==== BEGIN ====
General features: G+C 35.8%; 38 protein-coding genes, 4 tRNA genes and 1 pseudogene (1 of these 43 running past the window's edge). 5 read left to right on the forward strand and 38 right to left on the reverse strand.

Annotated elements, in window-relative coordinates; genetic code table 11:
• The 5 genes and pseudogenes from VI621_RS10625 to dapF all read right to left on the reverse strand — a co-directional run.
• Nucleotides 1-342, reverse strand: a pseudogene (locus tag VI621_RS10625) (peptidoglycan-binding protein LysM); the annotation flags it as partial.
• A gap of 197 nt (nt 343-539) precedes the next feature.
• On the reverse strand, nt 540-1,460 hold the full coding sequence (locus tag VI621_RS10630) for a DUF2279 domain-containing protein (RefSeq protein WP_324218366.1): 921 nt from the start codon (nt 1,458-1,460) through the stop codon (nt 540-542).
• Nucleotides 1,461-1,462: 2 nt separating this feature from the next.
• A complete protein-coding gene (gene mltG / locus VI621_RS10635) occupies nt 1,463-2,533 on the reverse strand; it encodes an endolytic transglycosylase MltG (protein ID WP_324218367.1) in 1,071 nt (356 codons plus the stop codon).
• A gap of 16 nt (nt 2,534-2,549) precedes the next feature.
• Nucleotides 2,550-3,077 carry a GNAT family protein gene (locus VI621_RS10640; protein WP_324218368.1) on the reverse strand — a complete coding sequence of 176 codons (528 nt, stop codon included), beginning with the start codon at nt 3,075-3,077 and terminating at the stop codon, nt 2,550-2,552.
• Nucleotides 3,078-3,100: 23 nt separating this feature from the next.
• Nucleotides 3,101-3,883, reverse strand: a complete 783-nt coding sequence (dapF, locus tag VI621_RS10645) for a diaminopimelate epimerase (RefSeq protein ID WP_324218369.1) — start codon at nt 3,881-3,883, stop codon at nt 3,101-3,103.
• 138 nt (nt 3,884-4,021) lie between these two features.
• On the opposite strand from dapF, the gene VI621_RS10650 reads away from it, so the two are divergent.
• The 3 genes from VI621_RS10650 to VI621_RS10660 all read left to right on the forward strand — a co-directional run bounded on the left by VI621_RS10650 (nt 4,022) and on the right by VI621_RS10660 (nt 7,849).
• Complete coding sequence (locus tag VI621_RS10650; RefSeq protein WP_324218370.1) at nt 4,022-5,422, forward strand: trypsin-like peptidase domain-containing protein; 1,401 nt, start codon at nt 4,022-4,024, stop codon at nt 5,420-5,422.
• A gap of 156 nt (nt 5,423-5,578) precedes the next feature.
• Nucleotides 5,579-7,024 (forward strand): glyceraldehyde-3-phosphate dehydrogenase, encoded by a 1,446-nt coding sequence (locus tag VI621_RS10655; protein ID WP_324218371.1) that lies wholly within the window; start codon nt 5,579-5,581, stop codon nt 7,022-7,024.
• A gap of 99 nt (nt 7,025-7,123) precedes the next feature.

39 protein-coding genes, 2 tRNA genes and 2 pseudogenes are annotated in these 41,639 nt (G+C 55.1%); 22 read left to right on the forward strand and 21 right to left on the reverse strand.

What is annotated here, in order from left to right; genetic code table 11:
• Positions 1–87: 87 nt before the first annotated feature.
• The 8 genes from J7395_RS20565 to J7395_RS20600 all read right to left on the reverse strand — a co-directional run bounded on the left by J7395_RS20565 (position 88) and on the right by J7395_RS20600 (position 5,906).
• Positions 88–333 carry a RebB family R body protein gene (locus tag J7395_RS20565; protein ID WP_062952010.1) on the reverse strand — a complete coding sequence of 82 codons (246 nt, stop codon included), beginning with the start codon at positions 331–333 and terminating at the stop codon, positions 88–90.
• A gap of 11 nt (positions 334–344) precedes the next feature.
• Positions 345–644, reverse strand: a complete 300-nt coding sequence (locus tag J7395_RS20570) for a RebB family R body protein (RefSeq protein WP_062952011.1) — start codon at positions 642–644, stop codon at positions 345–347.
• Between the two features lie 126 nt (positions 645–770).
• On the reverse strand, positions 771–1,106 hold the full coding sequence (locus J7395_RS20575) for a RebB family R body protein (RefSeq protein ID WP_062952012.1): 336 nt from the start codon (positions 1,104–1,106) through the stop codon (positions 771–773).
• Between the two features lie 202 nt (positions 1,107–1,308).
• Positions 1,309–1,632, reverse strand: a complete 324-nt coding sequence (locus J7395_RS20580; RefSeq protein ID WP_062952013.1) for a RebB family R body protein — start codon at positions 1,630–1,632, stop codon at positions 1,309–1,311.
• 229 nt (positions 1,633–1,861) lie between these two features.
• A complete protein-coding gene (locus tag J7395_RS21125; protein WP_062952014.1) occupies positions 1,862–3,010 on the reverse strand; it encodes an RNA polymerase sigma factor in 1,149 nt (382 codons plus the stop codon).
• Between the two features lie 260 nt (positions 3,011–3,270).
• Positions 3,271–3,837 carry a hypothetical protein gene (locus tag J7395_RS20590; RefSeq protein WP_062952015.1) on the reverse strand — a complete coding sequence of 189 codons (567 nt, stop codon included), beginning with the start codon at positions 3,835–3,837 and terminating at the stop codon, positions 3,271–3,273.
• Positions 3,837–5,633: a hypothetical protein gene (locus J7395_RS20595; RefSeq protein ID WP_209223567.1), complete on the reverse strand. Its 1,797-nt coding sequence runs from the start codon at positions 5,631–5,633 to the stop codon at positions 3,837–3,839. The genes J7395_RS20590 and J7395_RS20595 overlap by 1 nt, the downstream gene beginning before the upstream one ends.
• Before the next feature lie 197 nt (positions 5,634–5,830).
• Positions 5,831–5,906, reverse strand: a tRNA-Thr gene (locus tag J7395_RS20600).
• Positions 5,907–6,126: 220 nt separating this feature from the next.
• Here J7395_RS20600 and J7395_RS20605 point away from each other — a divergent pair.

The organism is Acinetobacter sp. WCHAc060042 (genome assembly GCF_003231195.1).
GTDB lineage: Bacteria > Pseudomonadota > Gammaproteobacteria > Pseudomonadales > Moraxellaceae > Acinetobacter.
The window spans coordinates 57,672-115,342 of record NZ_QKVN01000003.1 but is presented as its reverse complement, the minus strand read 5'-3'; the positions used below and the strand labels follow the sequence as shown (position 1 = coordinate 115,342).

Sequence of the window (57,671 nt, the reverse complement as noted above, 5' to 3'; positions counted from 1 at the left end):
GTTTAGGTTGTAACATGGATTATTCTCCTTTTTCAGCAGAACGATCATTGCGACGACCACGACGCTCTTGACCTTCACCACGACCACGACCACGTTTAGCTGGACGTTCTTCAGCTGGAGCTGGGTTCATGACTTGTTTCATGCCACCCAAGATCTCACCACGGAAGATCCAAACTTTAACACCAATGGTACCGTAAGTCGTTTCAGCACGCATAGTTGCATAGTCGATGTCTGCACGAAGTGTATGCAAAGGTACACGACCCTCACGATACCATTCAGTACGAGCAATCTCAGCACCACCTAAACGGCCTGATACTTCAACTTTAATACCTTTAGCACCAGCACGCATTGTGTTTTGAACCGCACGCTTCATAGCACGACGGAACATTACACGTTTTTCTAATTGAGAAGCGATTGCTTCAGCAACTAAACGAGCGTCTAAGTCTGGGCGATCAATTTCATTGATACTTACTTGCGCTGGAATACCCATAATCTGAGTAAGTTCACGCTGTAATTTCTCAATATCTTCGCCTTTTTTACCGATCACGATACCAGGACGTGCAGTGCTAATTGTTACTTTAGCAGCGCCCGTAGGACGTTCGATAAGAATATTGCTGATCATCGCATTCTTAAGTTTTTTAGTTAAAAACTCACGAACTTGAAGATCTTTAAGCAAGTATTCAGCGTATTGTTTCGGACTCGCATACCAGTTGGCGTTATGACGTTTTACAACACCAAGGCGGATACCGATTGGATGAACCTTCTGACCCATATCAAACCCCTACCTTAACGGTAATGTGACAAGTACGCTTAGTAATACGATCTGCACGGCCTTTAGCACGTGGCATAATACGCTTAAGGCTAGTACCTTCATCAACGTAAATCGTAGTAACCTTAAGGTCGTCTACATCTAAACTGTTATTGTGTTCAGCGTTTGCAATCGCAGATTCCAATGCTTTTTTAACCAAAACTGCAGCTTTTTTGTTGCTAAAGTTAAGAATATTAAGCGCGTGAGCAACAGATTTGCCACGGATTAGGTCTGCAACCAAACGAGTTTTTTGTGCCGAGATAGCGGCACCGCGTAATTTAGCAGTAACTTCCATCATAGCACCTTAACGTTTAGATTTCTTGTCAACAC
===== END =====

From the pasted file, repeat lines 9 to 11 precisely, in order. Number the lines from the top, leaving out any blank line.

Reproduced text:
• A gap of 16 nt (nt 2,534-2,549) precedes the next feature.
• Nucleotides 2,550-3,077 carry a GNAT family protein gene (locus VI621_RS10640; protein WP_324218368.1) on the reverse strand — a complete coding sequence of 176 codons (528 nt, stop codon included), beginning with the start codon at nt 3,075-3,077 and terminating at the stop codon, nt 2,550-2,552.
• Nucleotides 3,078-3,100: 23 nt separating this feature from the next.